WHY MAKE THE SWITCH TO AN ALTERNATIVE MOBILE OS?
If you’re looking to improve your privacy dramatically or to take control of your personal information, or you just want to keep using your perfectly good Nexus 5 for a few more years, the answer may be replacing your phone’s operating system with a free, open-source alternative. It’s easy to think of the world in terms of Android and iOS, but there are many alternatives, with varying degrees of usability.
Some words of warning: None of these OSes offer the same kind of experience that Android and iOS users are accustomed to. Some have wildly different navigation schemes. Most won’t have access to all (or any) of the apps you use— those live nearly exclusively on the Google Play store and the Apple App Store. At least for Android-based devices, there are some alternative app stores and repositories, such as Amazon’s AppStore, APKMirror, and F-Droid. You do need to be careful when installing apps not specifically vetted by Google or Apple, however, so proceed at your own risk.
You also won’t enjoy the customer support you get with a mainstream device. You’re likely to get some strange looks if you show up at the Verizon store asking if they can help with Ubuntu Touch. Even getting these OSes onto your phone may be more of a DIY task than most people are willing to undertake.
GETTING STARTED WITH AN OPEN SOURCE MOBILE OS
Our goal isn’t to rigorously test all of these OSes to the same extent we do Android and iOS but rather introduce you to the world of alternative mobile experiences. We didn’t test every one of these systems for ourselves, but we highly recommend looking up videos that show the latest builds of these OSes running on various types of hardware to get a better idea of what to expect.
Note that we’ve presented these OSes in descending order of convenience. The ones at the top are widely supported and feature-complete, and the ones at the bottom are more experimental.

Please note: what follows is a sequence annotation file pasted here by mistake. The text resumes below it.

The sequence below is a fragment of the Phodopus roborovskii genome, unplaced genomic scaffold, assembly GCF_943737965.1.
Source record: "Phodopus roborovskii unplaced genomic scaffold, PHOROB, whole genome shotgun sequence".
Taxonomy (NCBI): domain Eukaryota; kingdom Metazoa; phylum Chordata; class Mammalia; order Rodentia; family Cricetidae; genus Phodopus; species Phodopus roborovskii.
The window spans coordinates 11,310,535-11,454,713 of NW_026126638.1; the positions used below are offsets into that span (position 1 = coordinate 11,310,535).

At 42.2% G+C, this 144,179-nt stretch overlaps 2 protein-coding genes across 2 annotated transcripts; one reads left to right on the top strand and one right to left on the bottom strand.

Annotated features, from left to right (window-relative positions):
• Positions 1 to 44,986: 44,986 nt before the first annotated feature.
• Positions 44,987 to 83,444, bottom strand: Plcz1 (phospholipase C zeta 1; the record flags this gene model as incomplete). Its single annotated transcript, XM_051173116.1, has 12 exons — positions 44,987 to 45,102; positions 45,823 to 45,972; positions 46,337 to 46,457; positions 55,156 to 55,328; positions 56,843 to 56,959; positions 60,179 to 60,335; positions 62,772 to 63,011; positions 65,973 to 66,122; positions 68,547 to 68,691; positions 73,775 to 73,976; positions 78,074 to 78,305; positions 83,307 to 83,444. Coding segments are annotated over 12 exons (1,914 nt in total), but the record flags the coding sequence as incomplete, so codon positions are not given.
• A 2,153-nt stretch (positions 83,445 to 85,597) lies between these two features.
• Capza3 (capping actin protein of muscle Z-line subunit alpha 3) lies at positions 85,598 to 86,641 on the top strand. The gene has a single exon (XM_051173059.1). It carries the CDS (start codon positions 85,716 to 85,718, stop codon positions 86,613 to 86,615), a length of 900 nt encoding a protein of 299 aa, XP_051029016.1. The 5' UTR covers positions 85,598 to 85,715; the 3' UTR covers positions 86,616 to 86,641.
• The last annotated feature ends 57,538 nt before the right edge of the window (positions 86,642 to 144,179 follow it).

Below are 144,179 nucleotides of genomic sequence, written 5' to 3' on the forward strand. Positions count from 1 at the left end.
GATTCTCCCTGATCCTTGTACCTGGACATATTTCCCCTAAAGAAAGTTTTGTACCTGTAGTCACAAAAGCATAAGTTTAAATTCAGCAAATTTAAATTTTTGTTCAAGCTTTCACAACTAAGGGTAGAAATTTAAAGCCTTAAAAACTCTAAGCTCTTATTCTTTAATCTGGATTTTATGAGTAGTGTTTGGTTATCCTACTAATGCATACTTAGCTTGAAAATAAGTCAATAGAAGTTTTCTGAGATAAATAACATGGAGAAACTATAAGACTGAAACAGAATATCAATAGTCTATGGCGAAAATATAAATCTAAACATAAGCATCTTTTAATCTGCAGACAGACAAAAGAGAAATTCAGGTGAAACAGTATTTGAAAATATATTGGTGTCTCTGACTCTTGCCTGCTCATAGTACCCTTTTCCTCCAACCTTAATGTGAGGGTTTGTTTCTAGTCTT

One more caveat: Though a few of the options listed below ship on their own hardware, most of the others will require you to own or buy specific devices. And none of them will work with an iPhone.
But if you’re willing to put in the elbow grease (and make frequent backups of all your important information), a whole world of mobile experiences waits to be explored. And if you enjoy the journey, you may even be able to contribute to the creation of these platforms.
Not every older (or new) device may be getting Android 11, but LineageOS, which is based on that latest version of the Android Open Source Project (AOSP), offers a nontraditional upgrade path. For those who may not be aware, LineageOS began as a forked version of the now-defunct CyanogenMod, but it has since taken over the helm of the open-source mobile OS movement.
How does LineageOS differ from the version of Android you find on a typical out-of-the-box smartphone? For one thing, it doesn’t come with any Google Apps or services installed (including the Google Play Store). You can still install these Google services on LineageOS while you install the operating system, but you can stick with the preinstalled open-source alternatives, too.
Another difference stems from the fact that Google’s (and every other manufacturer’s) version of Android is very different from the AOSP version. LineageOS has added modern conveniences and security features to its OS to differentiate it and close the gaps between the AOSP and highly tuned versions of Android. In use, LineageOS just looks like another version of Android. That’s a high compliment, given that some of the other entries in this list struggle in the UI and UX departments. It’s clean and sleek, and it appears to be one of the most stable alternative mobile OSes.
Another major advantage LineageOS holds over many of these other alternatives is the sheer number of devices it supports. If you head to LineageOS’s downloads page, you will find a list of devices from roughly two dozen manufacturers. For each device, there is a nightly build, a recovery build, and a link to recent changes. There’s also documentation for installing LineageOS on your hardware.
For some people, LineageOS isn’t far enough away from the grasp of Google. Enter ReplicantOS, a Free Software Foundation (FSF)-backed OS based on the LineageOS source code. Per its site, Replicant “does not include any of LineageOS’s proprietary components (programs, libraries, or firmware) and instead provides free software replacements for some of these.” It aims to rebuild Android completely with free software. But at the time of writing, it supports only a handful of devices, most of which are older Samsung handsets
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